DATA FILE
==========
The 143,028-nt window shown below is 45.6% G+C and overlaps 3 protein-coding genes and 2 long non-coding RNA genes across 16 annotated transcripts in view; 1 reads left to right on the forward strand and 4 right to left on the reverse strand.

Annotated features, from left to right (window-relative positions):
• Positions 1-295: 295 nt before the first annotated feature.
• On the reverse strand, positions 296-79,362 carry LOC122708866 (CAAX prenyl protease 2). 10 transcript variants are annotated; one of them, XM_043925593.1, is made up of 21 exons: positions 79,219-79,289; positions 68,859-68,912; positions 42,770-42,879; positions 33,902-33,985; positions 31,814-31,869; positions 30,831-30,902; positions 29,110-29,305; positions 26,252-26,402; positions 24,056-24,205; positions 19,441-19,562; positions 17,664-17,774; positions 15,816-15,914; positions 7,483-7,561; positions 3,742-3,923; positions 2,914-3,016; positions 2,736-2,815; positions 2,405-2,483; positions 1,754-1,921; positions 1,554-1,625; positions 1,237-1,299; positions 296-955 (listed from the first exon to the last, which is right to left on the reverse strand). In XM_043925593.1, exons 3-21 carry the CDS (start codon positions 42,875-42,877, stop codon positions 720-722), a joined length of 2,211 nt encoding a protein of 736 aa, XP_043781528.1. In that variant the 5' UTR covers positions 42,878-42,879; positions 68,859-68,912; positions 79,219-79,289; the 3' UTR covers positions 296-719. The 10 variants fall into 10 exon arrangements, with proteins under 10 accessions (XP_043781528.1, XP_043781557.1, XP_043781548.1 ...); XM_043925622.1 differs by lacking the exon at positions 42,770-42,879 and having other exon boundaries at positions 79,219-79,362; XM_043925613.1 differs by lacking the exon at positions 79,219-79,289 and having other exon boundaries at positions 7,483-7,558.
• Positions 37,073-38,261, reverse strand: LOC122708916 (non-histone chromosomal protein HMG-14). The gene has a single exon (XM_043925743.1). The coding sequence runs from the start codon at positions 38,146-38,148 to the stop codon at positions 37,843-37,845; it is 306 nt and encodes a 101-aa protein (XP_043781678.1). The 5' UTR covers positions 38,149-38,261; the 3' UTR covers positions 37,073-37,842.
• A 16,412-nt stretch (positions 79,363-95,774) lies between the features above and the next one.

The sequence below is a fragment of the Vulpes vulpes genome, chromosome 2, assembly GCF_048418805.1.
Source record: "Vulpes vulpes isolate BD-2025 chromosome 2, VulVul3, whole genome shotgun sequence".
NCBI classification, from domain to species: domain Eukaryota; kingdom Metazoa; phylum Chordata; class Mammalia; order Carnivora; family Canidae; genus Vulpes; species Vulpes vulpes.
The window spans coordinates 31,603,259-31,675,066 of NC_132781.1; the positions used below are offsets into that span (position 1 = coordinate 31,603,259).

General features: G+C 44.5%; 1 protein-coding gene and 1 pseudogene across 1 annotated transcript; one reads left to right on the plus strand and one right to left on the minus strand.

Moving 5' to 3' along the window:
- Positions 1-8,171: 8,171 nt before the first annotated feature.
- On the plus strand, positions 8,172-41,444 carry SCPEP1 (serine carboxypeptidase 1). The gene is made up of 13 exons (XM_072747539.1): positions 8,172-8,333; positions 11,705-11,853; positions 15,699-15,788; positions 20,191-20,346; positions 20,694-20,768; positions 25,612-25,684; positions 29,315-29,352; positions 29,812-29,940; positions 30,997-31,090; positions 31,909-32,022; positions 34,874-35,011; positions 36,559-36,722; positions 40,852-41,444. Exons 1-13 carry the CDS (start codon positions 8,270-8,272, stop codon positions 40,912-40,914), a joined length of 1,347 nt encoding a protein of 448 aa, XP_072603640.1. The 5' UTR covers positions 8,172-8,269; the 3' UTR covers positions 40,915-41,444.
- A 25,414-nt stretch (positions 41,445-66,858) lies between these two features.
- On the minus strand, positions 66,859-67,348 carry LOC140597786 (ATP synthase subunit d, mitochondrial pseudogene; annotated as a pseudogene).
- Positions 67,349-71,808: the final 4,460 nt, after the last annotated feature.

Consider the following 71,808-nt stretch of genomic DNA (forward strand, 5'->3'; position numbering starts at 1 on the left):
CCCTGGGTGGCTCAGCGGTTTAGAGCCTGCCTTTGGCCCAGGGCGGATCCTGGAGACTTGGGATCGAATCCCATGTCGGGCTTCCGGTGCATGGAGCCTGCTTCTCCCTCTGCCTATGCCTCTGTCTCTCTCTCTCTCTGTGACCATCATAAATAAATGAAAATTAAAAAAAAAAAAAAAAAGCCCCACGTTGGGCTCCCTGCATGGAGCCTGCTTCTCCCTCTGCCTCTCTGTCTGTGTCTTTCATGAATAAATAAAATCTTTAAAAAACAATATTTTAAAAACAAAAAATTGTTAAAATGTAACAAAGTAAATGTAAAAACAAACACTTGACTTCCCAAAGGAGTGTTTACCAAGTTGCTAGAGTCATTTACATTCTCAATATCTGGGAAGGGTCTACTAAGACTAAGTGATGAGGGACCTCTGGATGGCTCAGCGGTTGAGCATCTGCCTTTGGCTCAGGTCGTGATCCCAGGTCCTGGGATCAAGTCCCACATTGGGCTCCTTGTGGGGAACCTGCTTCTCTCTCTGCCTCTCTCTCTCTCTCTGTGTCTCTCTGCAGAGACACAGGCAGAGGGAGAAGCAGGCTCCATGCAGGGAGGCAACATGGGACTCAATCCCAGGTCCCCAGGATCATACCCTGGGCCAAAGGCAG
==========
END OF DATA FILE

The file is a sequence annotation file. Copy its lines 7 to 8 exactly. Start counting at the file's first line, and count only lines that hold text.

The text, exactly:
The sequence below is a fragment of the Vulpes vulpes genome, chromosome 2, assembly GCF_048418805.1.
Source record: "Vulpes vulpes isolate BD-2025 chromosome 2, VulVul3, whole genome shotgun sequence".